Crafting Authenticity

Many brands do not appear to have much authenticity, whether it is a lack within their roots or they’re lacking in their marketing techniques. Authenticity and transparency are essential within the communication between a brand and its consumers; it establishes a solid relationship.

Shreddies- Knitted By Nanas

Many brands use the tactic of crafts to portray authenticity, for example the Shreddies ‘Knitted By Nanas’ campaign by McCann.

The advert shows that the interwoven appearance of Shreddies is created by elderly women sat knitting away in armchairs, showing that they are not mass produced in a cold Nestlé factory. 

They’ve taken knitting’s cultural reference that nanas are homely and wholesome to portray that Shreddies could indeed be made by the audience’s grandmothers.

 

The craft-based approach

Whilst some brands use the human senses, and some use cultural connotations to connect with the consumer, other brands have taken a more craft-based approach by adopting a low tech and handcrafted style in their advertising, which is similar to a homemade gift. It has a personal and emotive touch, making the gift even more special. Hand crafted campaigns can generate the same emotion due to its authentic feel.

Twinings- Drink It All In

In 2015 Twinings released the ‘Drink It All In’ campaign that featured an entirely handmade set. The ad was created using paper-craft techniques, combined with CGI (computer-generated imagery) to make a woman sipping a cup of Twinings tea enter a world created from Twinings tea tags. It was all filmed in stop motion, giving the ad a heart-warming feel, and was even followed up by a ‘making of’ video.

‘Making of’ videos

‘Making of’ videos are a great way of reinforcing authenticity by showing a behind the scenes view of a brand, giving the consumer the chance to understand the time and effort gone into the creation of the advert. This allows it to be appreciated for its aesthetical value.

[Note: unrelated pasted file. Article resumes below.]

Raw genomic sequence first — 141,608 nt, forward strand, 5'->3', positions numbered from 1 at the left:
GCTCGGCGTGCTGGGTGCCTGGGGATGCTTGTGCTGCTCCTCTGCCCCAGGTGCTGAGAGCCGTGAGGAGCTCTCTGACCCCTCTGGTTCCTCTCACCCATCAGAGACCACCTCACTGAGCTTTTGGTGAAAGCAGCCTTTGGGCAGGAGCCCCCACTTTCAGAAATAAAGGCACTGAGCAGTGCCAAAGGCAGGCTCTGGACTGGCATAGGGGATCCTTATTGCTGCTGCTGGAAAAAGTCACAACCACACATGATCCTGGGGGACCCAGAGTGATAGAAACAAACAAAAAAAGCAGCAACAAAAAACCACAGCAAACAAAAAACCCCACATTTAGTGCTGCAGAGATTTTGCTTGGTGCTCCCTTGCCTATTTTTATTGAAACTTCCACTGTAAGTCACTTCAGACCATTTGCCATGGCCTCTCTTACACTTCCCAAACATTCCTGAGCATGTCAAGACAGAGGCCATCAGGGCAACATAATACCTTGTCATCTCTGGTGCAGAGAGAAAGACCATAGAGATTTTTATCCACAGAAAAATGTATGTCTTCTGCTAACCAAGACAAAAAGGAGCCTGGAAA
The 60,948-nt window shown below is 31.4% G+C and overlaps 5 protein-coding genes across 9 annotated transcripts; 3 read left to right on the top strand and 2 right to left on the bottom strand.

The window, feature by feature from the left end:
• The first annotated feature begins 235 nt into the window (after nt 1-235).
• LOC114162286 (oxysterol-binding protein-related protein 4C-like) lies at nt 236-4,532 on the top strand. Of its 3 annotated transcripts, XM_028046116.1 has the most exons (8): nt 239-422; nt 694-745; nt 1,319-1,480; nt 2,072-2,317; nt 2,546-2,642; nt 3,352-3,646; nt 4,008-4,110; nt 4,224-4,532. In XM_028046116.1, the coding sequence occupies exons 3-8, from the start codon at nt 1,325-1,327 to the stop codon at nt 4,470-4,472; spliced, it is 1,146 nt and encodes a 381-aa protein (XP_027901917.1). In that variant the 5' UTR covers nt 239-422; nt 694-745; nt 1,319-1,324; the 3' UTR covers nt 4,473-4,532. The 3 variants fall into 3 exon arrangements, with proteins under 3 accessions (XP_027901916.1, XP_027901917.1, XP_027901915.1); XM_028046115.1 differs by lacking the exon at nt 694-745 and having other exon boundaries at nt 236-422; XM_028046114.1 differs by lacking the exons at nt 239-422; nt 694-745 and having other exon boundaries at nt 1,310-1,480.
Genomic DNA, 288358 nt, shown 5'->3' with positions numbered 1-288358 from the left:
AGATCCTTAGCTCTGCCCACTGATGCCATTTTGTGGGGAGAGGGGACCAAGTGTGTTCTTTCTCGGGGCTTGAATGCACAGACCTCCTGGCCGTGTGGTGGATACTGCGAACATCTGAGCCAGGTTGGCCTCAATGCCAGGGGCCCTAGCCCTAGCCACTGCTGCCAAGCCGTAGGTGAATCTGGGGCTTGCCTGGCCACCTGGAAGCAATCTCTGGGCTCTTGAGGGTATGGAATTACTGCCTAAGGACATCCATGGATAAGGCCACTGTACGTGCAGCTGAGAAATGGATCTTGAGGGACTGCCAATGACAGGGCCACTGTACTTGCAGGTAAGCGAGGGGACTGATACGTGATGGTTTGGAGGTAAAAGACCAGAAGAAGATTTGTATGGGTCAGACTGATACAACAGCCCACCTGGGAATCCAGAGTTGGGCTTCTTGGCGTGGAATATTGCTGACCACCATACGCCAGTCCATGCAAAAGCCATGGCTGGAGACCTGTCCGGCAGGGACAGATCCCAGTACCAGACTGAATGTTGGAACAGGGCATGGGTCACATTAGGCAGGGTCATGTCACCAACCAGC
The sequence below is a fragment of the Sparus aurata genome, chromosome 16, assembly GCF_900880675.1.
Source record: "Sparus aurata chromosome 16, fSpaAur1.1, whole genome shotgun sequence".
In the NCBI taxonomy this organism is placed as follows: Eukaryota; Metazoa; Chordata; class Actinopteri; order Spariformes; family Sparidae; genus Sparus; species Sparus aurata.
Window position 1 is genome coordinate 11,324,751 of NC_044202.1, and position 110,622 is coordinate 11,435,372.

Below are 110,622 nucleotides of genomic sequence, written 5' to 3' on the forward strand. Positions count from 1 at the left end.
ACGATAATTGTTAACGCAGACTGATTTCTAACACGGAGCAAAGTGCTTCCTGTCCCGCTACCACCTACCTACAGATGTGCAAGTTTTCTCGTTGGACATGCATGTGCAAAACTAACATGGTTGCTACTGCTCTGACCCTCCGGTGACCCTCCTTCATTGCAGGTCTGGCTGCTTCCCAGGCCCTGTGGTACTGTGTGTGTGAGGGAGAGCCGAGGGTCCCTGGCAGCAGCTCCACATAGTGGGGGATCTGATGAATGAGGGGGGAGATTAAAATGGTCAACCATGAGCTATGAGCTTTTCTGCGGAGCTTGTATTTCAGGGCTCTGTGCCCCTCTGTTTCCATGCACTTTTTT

Natural Gas

Just like the Shreddies advert, knitting craft has been used before to convey the benefits of a service or brand. The Natural Gas TV advert (2010), shows the interior of a house, from children’s toys to running shower heads, all turning into knitted versions of the objects shot in live stop motion

Natural Gas is an energy company providing heat to families, the end line reads ‘Who gives you the very softest heat?’, the use of the word soft and knitting together gives a Natural Gas a cosy and warm personality. Look at the making of this advert here. 

Cadbury’s- Twirl Bites 

In 2011 an advert was released for Cadbury’s Twirl promoting the new ‘Twirl Bites’ called the ‘Twirly-gig’ which was based on Rowland’s machines. The forty-second TV advert consisted of a handmade machine, featuring cogs, children’s toys and models all circling around each other. 

The use of children’s toys that have been assembled in a child-like manner resonates with the target audience of young children. The hands on approach, and the combination of different objects is just how children would play, giving the advert an emotive and relatable impression.

Watch the making of it this ad here (worth a watch).

In conclusion…

Within society there is a need for something real, something human and tangible in a digital world. The rawness of handcrafted campaigns gives the brands a human feel, as there is no postproduction on real life. This makes them stand out against the brands using multiple clips, cuts and edits found in most advertising commercials.

The fine arts and commercial art worlds often cross over, and when they do the outcomes are incredibly moving and powerful, able to stop the viewer in their tracks to appreciate the skill and effort involved, creating a new and personal experience for the consumer allowing a more emotional relationship with the brand, reinforcing brand registration.

 

Written by one of our Senior Account Executives, Cherish.